Comparing the Alberg 30 and Folkboat

TouchWood Surprise

I just put together these two photos, taken many years apart. The cool thing is that both boats, my old beloved Touch Wood and Surprise were shot from the same angle on similar days.

If you shrink the Folkboat picture a little to get them into the same scale you have a wonderful illustration of the basic similarities between the two types, and the lineage of the one from the other is clear.

Touch Wood KC16 was one of the Danish Folkboats Kurt Hansen brought over into Canada when he was first getting into the boat business. Her name then was Zanne and her Danish number was D49. The Danish Folkboat Association list shows her leaving the Royal Copenhagen Yacht Club in '57 and under location reads 'gone to Amerika'. (Don't Canadians just hate that!)

She came to Toronto's National Yacht Club and was bought from Hansen by Pat Talbot - one of the first Folkboats in North America. The direct link to the A30 was the Canadian Folkboat Association's committee of NYC members going back to Hansen and challenging him to come up with a larger successor to the Folkboat; Hansen went to Alberg and our A30 was the response.

I owned Touch Wood from '79 to 99...and as I wrote on the list last winter, got her back in March of this year [2008].

I pine for Touch Wood (she is not is sailing condition now) but one thing that picture does is remind me of why we went to the A30. Yes the Folkboat was closer winded, stiffer, stronger, maybe a better seaboat...but: in the photo Caroline is standing in the companionway with her feet on the cabin sole illustrating only sitting headroom below decks. We never stopped chasing deck leaks. Touch Wood used to leak in her garboards when driven hard in heavy seas. The cockpit was deep enough to stand in waist deep...but was not self-bailing; anything that came in went down through the gratings into the bilge. I grew to dislike groveling on my knees on the stern playing with the outboard. Etc etc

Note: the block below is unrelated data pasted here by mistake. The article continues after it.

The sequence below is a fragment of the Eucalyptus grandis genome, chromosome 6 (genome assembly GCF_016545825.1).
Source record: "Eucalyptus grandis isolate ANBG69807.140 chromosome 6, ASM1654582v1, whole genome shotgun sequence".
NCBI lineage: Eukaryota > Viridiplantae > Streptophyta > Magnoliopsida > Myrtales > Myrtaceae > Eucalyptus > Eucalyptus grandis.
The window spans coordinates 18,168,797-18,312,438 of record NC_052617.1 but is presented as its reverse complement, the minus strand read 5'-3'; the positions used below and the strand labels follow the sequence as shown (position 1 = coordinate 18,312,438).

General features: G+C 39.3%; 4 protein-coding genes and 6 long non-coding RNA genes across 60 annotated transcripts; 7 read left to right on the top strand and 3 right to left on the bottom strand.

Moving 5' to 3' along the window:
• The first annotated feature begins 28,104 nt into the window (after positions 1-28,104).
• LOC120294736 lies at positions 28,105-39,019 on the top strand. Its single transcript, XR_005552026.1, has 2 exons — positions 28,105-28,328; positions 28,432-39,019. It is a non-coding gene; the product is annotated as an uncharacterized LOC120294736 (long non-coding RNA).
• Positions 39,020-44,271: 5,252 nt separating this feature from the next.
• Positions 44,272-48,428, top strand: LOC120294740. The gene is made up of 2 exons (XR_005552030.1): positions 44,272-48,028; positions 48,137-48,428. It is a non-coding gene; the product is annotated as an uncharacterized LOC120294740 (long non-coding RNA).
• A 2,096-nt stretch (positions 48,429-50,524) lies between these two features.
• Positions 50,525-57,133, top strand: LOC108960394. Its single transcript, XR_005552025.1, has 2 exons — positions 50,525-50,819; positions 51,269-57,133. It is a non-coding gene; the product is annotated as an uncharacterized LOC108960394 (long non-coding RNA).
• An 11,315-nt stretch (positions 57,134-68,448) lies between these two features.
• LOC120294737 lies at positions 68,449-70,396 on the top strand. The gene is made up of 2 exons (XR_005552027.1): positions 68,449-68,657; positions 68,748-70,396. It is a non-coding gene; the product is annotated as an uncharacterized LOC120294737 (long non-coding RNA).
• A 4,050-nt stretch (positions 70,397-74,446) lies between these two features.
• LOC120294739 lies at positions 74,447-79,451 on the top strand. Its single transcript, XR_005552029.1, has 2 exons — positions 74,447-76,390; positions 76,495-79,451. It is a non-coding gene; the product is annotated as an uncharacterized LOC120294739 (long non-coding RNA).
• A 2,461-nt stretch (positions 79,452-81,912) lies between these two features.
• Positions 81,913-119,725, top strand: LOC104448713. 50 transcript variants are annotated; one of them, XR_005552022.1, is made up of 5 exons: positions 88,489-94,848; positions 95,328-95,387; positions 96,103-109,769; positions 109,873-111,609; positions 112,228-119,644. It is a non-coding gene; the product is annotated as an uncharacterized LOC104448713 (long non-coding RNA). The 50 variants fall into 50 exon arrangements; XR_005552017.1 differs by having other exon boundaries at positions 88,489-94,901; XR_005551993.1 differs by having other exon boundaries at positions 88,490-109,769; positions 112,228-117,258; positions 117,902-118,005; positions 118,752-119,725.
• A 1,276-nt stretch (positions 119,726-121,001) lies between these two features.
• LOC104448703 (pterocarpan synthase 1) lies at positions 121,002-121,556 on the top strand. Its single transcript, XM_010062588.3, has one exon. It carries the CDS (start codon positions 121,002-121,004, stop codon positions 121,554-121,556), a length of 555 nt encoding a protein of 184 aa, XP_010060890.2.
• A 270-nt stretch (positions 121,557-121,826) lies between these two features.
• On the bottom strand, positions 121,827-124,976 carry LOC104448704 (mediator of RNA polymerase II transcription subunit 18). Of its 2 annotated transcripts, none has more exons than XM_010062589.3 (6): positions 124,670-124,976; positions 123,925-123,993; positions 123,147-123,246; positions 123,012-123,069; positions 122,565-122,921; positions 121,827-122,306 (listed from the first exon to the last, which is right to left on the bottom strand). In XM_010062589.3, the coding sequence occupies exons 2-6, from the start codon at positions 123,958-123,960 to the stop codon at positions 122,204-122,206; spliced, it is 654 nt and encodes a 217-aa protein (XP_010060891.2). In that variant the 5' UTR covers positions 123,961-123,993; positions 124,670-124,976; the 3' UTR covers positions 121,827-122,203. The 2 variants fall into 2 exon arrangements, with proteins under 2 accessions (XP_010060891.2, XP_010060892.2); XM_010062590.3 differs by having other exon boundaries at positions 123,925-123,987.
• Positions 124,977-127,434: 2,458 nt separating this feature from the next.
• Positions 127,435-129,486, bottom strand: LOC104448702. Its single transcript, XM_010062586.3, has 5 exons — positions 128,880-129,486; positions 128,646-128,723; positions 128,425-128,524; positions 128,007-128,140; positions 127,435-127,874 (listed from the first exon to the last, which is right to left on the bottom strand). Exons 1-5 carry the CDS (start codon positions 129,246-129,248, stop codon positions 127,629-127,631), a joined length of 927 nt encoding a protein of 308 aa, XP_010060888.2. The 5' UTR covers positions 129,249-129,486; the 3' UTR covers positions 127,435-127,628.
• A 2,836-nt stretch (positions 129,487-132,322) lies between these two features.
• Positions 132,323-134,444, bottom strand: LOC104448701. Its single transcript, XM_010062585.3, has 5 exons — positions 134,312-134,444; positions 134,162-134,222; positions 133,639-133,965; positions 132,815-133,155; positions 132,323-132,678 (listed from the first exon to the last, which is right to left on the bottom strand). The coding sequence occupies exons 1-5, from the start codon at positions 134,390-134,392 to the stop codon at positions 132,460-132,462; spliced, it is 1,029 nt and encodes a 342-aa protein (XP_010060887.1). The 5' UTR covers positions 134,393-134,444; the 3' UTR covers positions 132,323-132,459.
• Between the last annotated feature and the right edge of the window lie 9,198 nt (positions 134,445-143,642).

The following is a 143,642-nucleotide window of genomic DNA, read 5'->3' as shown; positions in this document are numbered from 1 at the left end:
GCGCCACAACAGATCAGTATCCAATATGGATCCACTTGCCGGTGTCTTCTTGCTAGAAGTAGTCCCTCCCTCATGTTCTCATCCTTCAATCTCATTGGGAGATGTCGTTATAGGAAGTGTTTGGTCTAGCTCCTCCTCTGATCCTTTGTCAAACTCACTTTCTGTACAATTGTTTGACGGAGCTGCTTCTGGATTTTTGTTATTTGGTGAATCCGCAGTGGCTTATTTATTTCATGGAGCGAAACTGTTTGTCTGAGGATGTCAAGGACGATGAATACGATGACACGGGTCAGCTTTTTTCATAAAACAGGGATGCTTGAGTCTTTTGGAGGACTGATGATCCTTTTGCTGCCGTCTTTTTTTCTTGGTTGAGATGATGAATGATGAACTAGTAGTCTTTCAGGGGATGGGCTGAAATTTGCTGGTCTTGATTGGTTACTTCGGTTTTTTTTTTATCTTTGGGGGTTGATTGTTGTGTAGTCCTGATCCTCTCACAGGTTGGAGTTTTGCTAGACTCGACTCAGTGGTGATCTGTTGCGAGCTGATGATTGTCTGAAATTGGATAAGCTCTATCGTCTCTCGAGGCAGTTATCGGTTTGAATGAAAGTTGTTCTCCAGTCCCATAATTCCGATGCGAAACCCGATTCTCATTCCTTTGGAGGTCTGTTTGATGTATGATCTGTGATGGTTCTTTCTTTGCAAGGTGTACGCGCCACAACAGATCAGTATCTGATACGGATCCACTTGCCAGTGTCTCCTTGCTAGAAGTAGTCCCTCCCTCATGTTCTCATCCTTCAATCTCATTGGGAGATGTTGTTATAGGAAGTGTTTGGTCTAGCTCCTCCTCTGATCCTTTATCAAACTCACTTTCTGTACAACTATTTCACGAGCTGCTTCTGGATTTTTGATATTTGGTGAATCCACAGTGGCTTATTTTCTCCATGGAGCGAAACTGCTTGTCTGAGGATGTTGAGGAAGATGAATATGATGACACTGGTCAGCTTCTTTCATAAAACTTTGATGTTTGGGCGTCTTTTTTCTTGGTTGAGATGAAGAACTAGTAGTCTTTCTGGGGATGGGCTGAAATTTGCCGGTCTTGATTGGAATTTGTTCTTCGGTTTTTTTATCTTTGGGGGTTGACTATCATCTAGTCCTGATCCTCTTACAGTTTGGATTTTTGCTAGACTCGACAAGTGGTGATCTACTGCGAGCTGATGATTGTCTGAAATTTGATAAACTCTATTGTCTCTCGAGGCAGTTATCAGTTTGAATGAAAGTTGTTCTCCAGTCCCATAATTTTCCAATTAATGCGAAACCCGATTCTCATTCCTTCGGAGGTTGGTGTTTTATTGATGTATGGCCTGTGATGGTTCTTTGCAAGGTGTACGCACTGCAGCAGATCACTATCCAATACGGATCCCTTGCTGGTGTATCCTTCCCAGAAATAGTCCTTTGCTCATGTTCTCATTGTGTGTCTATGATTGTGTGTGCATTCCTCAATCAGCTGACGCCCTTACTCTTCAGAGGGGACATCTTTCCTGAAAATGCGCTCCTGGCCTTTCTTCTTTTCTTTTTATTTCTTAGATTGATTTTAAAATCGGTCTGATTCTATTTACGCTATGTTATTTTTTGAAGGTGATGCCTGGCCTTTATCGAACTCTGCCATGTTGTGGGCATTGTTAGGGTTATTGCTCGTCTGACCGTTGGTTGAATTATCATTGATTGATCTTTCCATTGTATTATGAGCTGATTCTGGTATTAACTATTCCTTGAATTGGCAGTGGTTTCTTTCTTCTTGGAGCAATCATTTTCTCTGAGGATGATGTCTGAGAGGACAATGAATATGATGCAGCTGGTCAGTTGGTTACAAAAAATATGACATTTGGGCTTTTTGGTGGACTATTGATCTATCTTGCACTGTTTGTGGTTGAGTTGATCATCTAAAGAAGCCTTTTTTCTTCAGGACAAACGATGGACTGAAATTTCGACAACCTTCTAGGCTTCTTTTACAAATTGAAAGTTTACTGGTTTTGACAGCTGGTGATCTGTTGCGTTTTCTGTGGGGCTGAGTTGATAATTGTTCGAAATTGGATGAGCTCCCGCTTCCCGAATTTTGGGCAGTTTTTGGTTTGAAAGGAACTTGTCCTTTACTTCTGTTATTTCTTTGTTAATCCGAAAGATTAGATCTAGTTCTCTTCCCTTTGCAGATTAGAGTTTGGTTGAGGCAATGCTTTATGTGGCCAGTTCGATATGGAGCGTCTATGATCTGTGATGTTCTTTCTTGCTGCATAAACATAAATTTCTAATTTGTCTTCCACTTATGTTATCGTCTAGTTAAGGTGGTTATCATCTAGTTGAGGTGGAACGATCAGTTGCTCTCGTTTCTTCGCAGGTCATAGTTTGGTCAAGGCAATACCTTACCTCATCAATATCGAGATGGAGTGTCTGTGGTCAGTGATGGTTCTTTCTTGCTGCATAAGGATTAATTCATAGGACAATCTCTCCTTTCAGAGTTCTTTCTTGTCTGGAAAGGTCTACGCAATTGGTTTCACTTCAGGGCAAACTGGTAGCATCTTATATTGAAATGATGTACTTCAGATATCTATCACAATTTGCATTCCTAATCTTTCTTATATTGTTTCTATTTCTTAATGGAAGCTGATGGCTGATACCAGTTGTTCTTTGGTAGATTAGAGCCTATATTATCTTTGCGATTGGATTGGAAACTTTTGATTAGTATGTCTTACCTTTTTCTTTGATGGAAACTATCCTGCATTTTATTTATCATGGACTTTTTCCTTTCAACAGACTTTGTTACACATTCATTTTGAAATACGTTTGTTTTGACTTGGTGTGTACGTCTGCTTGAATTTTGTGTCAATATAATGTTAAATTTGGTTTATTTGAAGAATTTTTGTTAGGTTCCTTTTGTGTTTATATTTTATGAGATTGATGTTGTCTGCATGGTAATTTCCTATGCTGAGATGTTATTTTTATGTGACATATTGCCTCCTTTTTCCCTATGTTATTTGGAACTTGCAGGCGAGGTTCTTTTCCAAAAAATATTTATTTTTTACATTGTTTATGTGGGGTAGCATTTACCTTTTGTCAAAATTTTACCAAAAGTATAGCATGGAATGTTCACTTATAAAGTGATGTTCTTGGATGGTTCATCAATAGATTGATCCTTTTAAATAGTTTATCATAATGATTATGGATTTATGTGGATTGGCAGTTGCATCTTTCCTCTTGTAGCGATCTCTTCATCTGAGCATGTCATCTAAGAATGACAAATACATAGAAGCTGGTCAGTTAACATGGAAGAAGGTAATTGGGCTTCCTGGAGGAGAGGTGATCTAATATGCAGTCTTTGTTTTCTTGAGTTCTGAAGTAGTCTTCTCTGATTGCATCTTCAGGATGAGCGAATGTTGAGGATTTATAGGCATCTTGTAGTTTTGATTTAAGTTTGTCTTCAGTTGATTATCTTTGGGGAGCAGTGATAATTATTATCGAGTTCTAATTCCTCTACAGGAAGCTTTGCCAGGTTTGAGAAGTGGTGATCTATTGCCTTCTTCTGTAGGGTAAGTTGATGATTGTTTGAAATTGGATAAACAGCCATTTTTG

Offshore Sailing book cover Offshore Sailing by Bill Seifert with Daniel Spurr

We went to a Windjammers lecture to hear Bill Seifert and I was impressed enough to buy the book on the spot. I've heard a lot of people talk about ways to improve a boat, but I've never heard one person suggest so many good ideas that I hadn't considered. Part of the charm is the specificity of the suggestions. Everyone says you should secure your floorboards, hatchboards and batteries. Bill shows good suggestions on how to do so.

The suggestions are very practical for the do-it-yourselfer, too. Many show how to make or adapt inexpensive solutions. Tip #12 on closing the deck blower vents is one that will pay off for me without ever going offshore. I'll implement that one to stop the wintertime storms from finding their way belowdecks.

Besides modifications, the book also includes advice for operating offshore, cooking, boat selection, dealing with bureaucracy, and more.

Bill Seifert has worked at Tartan, TPI, and Alden Yachts. He's a veteran of many Marion-Bermuda races and now runs his own yacht management company. His tips are born of experience--not of book-learning--and it shows. He obviously knows his stuff.

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